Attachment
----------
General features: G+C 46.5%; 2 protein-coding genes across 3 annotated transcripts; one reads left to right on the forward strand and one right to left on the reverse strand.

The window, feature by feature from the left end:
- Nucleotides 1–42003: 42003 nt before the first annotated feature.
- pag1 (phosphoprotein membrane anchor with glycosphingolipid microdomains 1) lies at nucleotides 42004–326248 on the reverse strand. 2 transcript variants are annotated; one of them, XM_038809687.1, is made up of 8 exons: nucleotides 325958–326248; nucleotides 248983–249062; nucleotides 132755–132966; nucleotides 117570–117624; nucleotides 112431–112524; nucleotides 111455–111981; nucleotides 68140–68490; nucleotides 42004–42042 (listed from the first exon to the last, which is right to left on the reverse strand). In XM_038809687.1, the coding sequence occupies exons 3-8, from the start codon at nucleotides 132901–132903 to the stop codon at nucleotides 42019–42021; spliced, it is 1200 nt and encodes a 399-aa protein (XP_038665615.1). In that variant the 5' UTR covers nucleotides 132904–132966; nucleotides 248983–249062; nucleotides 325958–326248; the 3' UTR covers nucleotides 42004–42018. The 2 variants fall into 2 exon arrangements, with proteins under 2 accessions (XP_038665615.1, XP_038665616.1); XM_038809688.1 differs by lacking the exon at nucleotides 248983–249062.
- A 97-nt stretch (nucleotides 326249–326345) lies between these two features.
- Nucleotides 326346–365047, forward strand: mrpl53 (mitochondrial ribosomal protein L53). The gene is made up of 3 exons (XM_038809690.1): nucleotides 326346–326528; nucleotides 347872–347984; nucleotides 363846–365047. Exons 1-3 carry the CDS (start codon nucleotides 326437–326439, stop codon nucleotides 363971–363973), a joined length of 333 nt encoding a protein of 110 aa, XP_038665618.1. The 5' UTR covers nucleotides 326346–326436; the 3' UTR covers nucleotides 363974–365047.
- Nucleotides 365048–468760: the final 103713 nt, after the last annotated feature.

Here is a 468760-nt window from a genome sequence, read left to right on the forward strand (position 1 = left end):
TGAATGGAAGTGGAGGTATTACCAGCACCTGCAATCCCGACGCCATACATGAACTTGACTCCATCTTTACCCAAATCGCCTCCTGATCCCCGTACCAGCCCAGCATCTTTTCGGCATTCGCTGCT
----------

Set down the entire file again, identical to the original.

General features: G+C 46.5%; 2 protein-coding genes across 3 annotated transcripts; one reads left to right on the forward strand and one right to left on the reverse strand.

The window, feature by feature from the left end:
- Nucleotides 1–42003: 42003 nt before the first annotated feature.
- pag1 (phosphoprotein membrane anchor with glycosphingolipid microdomains 1) lies at nucleotides 42004–326248 on the reverse strand. 2 transcript variants are annotated; one of them, XM_038809687.1, is made up of 8 exons: nucleotides 325958–326248; nucleotides 248983–249062; nucleotides 132755–132966; nucleotides 117570–117624; nucleotides 112431–112524; nucleotides 111455–111981; nucleotides 68140–68490; nucleotides 42004–42042 (listed from the first exon to the last, which is right to left on the reverse strand). In XM_038809687.1, the coding sequence occupies exons 3-8, from the start codon at nucleotides 132901–132903 to the stop codon at nucleotides 42019–42021; spliced, it is 1200 nt and encodes a 399-aa protein (XP_038665615.1). In that variant the 5' UTR covers nucleotides 132904–132966; nucleotides 248983–249062; nucleotides 325958–326248; the 3' UTR covers nucleotides 42004–42018. The 2 variants fall into 2 exon arrangements, with proteins under 2 accessions (XP_038665615.1, XP_038665616.1); XM_038809688.1 differs by lacking the exon at nucleotides 248983–249062.
- A 97-nt stretch (nucleotides 326249–326345) lies between these two features.
- Nucleotides 326346–365047, forward strand: mrpl53 (mitochondrial ribosomal protein L53). The gene is made up of 3 exons (XM_038809690.1): nucleotides 326346–326528; nucleotides 347872–347984; nucleotides 363846–365047. Exons 1-3 carry the CDS (start codon nucleotides 326437–326439, stop codon nucleotides 363971–363973), a joined length of 333 nt encoding a protein of 110 aa, XP_038665618.1. The 5' UTR covers nucleotides 326346–326436; the 3' UTR covers nucleotides 363974–365047.
- Nucleotides 365048–468760: the final 103713 nt, after the last annotated feature.

Here is a 468760-nt window from a genome sequence, read left to right on the forward strand (position 1 = left end):
TGAATGGAAGTGGAGGTATTACCAGCACCTGCAATCCCGACGCCATACATGAACTTGACTCCATCTTTACCCAAATCGCCTCCTGATCCCCGTACCAGCCCAGCATCTTTTCGGCATTCGCTGCT